Created on 22 November 2017
Idiom
Over the hill
Meaning
Being no longer young and unable to do what you once did. A humorous way of saying that someone is old, no longer attractive and energetic, or someone who can’t keep up with the young ones anymore.
Origin

Over the hill This saying dates back to the 1900s in England. It was once commonly believed that during the first 40 years of your life you climbed up a hill and once you reached the top, you were over the hill and the woeful descent began.

This idiomatic expression, therefore means that you are old, past your prime and past your best.

Now, with the 30s being the new 20s and the 40s being the new 30s, the top of the hill mark has somewhat shifted and has lost its value. That said, people still use this expression in a fun-loving or ironic way, when they want to tease someone who has reached an important milestone in life.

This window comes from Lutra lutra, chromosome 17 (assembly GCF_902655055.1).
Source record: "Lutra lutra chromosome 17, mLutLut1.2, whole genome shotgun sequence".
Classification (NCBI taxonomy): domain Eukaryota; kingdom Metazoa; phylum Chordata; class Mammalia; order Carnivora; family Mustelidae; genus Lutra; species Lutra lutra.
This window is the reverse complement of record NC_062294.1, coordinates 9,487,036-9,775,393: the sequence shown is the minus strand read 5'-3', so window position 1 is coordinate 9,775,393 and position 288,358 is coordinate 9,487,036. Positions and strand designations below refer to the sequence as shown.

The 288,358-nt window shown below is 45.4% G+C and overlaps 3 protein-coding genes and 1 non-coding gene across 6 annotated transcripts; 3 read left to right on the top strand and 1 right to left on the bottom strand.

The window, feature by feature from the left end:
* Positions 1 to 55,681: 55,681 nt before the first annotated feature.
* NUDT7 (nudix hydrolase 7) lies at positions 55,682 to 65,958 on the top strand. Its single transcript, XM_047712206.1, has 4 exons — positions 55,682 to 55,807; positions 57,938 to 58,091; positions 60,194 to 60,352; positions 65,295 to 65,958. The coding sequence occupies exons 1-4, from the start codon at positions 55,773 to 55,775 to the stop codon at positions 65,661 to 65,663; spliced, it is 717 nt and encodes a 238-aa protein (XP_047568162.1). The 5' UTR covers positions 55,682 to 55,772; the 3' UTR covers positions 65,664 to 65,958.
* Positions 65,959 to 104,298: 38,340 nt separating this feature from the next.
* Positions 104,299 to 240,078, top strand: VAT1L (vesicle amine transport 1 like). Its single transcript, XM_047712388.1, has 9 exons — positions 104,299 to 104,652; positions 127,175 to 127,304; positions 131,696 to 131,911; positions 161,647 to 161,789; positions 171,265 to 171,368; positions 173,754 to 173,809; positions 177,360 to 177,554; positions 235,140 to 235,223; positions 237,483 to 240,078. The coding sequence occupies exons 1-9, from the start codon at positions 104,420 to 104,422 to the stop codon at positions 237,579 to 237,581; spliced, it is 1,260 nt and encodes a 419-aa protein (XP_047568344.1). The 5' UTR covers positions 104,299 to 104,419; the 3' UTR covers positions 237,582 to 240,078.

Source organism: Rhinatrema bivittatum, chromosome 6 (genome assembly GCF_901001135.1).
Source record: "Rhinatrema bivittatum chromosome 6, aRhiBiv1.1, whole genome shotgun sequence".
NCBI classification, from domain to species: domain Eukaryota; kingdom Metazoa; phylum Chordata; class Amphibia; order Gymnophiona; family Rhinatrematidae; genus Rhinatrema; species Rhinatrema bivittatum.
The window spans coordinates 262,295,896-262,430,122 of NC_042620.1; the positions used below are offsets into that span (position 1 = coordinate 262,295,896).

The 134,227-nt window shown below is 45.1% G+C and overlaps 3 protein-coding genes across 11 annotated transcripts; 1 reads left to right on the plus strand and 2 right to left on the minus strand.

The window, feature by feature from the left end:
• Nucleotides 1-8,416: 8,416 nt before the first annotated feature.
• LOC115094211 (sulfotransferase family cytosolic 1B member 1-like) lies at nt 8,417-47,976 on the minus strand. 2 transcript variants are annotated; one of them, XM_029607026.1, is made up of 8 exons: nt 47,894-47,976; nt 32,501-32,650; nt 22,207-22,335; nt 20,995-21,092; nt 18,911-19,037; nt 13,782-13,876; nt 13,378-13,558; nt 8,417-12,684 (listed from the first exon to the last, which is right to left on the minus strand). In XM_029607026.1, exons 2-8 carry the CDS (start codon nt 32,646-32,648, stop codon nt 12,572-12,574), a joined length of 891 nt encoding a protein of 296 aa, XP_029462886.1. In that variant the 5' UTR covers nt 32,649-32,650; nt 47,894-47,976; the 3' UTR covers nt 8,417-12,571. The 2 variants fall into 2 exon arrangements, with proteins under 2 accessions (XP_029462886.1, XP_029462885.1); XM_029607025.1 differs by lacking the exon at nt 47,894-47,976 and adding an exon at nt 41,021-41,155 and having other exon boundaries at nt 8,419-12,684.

Examples
        • - Oh my, you’re turning 41! You’re definitely over the hill now. 😉

        • - I always thought that once you reached 40 you would be over the hill, but I don’t believe that this is true anymore.

        • - Mick Jagger is still going and jumping around like a lunatic on stage, despite being way over the hill.
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